Saturday, 3 January 2015

An HIV-free future?

Apologies for not posting in a while! I've finally organised myself and got a list of posts I'm planning to write - and from now on will post every fortnight.. so hopefully I should be better at keeping on top of posts!

Also, this post is a follow up to a topic covered on the radio show I have recently become a part of - the Fuse FM's Faculty of Life Sciences Society Show for my university, University of Manchester. If you would like to listen to the podcast of the show concerning this topic, click here.

The World Health Organisation estimates around 34 million people around the world are living with HIV. The 1st December 2014 was also World AIDS Day, and recently there has been a wealth of news stories claiming HIV may even be evolving to become less resistant.

But, what is HIV? The Human Immunodeficiency Virus is the pathogen that causes AIDS (Acquired ImmunoDeficiency Syndrome), and belongs to a group of viruses called lentiviruses that are normally characterised by a long incubation period, which is the time elapsed between exposure to a pathogen (something that causes disease) and when the symptoms of the disease begin to present. Without treatment, the average survival time after infection with HIV is only estimated to be 9 to 11 years, but this does depend on the subtype of HIV a person is infected with. AIDS is the syndrome that results, and is a condition in which over time the immune system gets progressively worse and worse, and eventually allows for opportunistic infections and cancers to thrive, as the ability to fight infections and disease is weakened. 

Source: UN AIDS 2008 Global Report
The estimated number of people living with HIV/AIDS globally in 2008.

There are many ways in which HIV can be transmitted, but by far the most common is via unprotected sex; the Health Protection Agency cited 95% of the diagnosed cases in 2011 resulting from sexual contact. The virus can also be passed on from mother to child during pregnancy, through sharing infected needles etc. Worryingly, up to 1 in 5 people with HIV are unaware that they are infected with the virus - and this can be partly attributed to the long incubation period HIV has as described above.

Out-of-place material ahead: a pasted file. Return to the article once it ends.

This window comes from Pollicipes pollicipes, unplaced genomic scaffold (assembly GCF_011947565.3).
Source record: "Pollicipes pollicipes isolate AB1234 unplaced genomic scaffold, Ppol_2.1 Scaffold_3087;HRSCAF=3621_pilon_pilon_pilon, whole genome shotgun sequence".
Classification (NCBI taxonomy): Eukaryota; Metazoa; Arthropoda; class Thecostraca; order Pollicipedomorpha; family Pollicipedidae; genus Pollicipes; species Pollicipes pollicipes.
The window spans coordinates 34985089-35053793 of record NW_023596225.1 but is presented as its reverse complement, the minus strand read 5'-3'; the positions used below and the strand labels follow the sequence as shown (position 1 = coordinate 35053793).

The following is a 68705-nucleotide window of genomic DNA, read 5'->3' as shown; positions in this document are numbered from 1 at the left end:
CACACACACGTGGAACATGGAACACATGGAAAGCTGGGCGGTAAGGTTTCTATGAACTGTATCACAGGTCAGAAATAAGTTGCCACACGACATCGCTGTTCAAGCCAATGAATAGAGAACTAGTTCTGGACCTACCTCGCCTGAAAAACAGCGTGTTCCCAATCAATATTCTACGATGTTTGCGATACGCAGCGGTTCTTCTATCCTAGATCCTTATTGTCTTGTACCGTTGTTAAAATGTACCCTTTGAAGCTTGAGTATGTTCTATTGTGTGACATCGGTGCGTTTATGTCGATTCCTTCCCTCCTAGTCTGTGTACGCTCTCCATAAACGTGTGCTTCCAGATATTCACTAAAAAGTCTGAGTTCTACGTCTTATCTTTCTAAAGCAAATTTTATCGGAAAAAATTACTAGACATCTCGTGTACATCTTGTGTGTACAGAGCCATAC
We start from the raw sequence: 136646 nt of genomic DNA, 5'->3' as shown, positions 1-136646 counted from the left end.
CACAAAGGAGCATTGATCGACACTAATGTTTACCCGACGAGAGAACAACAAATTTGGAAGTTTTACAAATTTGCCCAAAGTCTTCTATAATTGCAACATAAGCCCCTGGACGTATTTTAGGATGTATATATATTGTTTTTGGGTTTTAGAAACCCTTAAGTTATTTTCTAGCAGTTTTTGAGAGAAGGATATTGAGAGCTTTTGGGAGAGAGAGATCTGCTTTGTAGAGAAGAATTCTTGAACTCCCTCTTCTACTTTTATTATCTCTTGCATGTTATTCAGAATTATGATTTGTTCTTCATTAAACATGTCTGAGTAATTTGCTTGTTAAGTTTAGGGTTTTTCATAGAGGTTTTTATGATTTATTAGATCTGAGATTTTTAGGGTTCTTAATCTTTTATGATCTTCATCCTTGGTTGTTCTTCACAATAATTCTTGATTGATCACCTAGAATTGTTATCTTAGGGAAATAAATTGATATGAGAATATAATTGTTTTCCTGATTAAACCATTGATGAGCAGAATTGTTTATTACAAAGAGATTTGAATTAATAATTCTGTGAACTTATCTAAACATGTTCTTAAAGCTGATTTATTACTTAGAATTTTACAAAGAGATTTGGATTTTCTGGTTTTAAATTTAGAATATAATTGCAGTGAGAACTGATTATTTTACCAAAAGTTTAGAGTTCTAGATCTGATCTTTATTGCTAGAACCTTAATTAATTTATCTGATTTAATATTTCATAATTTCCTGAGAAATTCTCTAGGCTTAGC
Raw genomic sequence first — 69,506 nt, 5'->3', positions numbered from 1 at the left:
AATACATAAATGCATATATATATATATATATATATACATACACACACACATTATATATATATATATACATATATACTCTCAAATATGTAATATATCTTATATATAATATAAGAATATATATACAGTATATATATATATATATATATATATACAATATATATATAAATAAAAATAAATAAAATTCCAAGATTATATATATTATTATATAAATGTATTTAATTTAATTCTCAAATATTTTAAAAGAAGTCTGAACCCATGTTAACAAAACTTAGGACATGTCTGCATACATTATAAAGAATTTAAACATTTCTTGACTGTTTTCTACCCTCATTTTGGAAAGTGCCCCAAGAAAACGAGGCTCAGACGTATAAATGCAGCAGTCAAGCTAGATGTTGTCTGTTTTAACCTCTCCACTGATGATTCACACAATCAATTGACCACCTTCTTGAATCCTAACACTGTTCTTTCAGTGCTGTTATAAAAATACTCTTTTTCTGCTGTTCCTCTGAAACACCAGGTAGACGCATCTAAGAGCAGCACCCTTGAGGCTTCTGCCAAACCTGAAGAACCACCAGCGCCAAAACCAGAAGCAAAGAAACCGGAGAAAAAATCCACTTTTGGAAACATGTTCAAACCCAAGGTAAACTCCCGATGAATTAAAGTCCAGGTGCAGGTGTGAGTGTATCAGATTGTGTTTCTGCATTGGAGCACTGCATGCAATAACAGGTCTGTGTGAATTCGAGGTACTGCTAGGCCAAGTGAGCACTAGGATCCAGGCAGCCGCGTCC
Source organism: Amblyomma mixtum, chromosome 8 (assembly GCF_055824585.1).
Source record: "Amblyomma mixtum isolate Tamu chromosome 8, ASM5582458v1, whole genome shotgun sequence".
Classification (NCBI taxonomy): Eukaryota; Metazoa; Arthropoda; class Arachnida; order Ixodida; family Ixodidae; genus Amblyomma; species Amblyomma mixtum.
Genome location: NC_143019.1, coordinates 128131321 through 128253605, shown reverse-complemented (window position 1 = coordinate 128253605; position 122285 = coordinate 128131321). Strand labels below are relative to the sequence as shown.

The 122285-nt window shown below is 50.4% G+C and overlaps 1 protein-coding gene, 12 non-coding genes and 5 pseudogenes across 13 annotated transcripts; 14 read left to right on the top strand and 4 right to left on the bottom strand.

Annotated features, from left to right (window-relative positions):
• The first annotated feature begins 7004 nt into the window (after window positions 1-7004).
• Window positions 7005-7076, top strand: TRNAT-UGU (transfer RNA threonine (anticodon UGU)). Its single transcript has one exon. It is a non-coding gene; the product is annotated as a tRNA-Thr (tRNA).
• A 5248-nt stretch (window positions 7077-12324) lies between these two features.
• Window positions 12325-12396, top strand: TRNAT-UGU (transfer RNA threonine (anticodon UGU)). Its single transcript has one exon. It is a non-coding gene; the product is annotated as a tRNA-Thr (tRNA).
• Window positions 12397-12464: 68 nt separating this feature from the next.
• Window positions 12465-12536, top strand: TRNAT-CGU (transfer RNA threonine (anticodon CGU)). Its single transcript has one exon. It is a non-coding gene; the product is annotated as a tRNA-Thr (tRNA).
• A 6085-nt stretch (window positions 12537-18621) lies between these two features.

AIDS was first observed in the US in 1981, and the initial cases seemed to be confined to homosexual men and injection drug users. These were spotted as unusual due to the fact they showed symptoms of a rare type of pneumonia (Pneumocystis pneumonia, or PCP), which normally only manifested in people with an especially compromised immune system. Soon after this, more gay men began to present with a rare skin cancer called Kaposi’s sarcoma (KS). As more and more cases of men with PCP and KS emerged, more doctors were called in to find the route cause. Research progressed, and in 1986 both HTLV and LAV were renamed as HIV.

Source: The Telegraph/Alamy
A representation of HIV in the blood.

More recently, a team of researchers at University of Oxford have showed that the virus is being ‘watered down’ as it adapts to our immune system. This means the HIV was taking a longer amount of time to cause AIDS. Some researchers even suggested that the virus may become “almost harmless” as it continues to evolve. The team of researchers observed this process by comparing Botswana to South Africa - Botswana had been dealing with an HIV problem a decade longer than S. Africa, and interestingly the ability of HIV to replicate is now 10% lower in said country. This shows the HIV virus changing through evolution, and as a result its ability to cause disease is declining.

Professor Philip Goulder from the Oxford research team says this is happening because every so often HIV infects someone with a particularly strong immune system, and the virus “can get flattened or make a change to survive, and if it has to change then it will come with a cost”. This cost is a lesser ability to replicate, and therefore means that the virus is less infectious. Therefore, the time between HIV infection and AIDS is longer.